|This is not a jjimjilbang. It is a|
mountain with me doing a half-lotus.
I have a new favorite part of Korea. It used to be the movie posters I can get for free at every movie theatre closely followed by hotteok 호떡. But now, it is the jjimjilbang 찜질방, or Korean spa. The veteran readers among you will recognize the 방 character which designates “room.” The 찜질 denotes “heated baths.” The Japanese nerds among you will recognize these as the Korean version of the Japanese hot springs, called onsen 温泉.
Now, a little 찜질방 101: there’s a naked part and a not naked part and a corresponding sex-segregated part and a co-ed part. The naked part includes the natural spring spas and the actual bathhouse part of it. Awesome. The co-ed part—in which you wear baggy shorts and tunic--includes everything else: saunas, footbaths, tv rooms and, though you have to pay a little extra, massages, nail treatment, and restaurants. The basic fee is only 12,000 won (roughly $12) for four hours of complete relaxation.
|This is also not a jjimjilbbang but a|
cracked-out notebook I found.
First were the footbaths which are shallow pools of water at about 40 C for people wading. Not that cool, except it’s outside on a patio and it almost—almost!—feels like you’re completely out of the city and your feet are warm enough that you can sit comfortably in the night air. Next were the saunas. Spaland (the 찜질방 I went to) has 13 saunas, all set at varying temperatures with varying themes. One is an Egyptian pyramid, another a Roman bathhouse, another has bamboo walls and vibrations running through the floor. Very neat and very sweaty.
Then there’s the naked part.
“Parts is parts,” my dad used to say, I can only assume quoting some ancient Schnabel Family Proverb. Other famous Schnabel Proverbs include “There’s always room for dessert” and “Sing at the table, and you’ll marry a crazy man.” Both of those are used around the kitchen table, obviously and are used with some ubiquity, but “parts is parts” is a rarely heard and much more difficult Schnabel Proverb to use in an appropriate context.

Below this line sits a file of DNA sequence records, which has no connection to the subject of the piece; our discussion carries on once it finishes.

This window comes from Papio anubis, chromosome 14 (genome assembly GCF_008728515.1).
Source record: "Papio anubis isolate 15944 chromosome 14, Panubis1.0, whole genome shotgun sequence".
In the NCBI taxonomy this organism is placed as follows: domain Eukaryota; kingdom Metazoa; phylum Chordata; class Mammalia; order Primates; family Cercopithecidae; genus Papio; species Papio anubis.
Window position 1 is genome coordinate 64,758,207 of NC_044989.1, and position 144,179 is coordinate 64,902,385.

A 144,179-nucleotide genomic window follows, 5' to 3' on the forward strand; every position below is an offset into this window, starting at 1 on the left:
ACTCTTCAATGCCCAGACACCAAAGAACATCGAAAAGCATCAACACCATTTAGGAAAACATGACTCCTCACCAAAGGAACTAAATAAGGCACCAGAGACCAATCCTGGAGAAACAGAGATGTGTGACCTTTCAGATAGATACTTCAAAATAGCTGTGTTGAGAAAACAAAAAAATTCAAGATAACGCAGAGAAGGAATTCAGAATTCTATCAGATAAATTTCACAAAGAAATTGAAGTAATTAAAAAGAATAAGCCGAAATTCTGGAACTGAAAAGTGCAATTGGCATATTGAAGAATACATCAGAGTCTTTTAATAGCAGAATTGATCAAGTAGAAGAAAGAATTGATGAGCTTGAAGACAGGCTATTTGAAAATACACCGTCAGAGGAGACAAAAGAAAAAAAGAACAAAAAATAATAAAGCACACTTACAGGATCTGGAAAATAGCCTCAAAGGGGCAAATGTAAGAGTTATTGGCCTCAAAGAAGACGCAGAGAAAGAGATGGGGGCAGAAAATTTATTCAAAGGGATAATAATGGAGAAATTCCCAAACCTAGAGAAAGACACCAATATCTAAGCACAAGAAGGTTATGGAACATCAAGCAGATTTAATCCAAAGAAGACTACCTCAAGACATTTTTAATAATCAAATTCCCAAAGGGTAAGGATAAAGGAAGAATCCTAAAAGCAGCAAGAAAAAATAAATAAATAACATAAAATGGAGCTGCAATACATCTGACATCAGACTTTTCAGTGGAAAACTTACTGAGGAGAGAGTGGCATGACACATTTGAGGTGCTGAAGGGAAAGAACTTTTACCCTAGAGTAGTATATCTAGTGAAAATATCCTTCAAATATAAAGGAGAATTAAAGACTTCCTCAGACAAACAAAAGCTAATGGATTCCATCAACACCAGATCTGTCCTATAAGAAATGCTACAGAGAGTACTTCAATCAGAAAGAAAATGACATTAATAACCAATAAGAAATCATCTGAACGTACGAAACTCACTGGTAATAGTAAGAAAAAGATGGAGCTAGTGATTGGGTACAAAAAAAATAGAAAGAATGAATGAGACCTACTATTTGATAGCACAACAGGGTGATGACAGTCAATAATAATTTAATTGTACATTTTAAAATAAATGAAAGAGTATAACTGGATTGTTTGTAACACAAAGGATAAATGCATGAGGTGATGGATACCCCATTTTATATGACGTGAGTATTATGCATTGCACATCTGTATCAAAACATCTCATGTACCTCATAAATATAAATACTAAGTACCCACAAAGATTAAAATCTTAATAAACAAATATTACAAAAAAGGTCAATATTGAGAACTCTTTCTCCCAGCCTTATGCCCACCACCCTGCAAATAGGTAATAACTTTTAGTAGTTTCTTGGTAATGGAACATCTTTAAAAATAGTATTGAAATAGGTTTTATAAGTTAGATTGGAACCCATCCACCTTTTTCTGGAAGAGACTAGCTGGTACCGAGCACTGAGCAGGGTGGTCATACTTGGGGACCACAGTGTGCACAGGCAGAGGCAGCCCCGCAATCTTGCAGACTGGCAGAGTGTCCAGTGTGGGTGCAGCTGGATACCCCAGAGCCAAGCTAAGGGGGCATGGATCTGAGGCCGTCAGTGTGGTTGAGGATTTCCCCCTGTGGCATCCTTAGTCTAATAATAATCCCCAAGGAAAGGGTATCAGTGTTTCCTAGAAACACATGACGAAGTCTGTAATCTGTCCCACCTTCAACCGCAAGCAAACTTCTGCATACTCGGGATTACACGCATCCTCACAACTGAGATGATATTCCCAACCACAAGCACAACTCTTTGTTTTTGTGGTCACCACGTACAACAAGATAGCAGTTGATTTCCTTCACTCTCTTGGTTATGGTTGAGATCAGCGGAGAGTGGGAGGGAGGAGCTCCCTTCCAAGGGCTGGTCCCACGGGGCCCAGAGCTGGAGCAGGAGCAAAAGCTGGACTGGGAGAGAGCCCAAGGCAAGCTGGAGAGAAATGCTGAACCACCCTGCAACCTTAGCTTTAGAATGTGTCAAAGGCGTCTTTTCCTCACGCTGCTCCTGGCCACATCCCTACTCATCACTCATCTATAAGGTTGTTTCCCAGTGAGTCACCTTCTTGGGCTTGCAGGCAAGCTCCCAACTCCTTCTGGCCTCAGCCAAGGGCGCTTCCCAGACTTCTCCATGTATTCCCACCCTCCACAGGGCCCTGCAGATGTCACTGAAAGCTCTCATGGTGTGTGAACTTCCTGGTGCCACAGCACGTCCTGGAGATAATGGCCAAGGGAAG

|Excerpt from my incredibly helpful Korean|
And the naked part of 찜질방s is a most appropriate context I think I’ve ever found. It’s also the best part of SpaLand (as long as you’re okay with naked and obviously, with a family adage of “parts is parts,” I am). Pools range from 19 degrees Celsius (that’s cold for those of you of a Fahrenheit persuasion) up to 40 C. The pool outside—with a waterfall, trees, and walls high enough that you really can believe you’re not in the city anymore—was like something from a resort magazine.
Back inside, you can sit in the 70 degree C sauna and watch Korean sports news with naked old ladies and then dip back into the freezing 19 degree pool before soaping up, rinsing off, and calling it the most relaxing night of your life.
p.s. I don't have any idea what's with this random white hilighting, so I hope you'll excuse it. It's driving me up the wall.
 Fried donuts with goop and seeds in them. I don’t want you to know how good they are because the line in Napo at the best street vendor’s is always too long anyway.
 Growing up on fantasy books, I’ve always wanted to be able to use this word in a legitimate context. Yet another reason to love the 찜질방.
 I wanted to say “something out of a Korean drama” but I realize I still haven’t written about them much and you will have no idea what I’m talking about. Soon and very soon.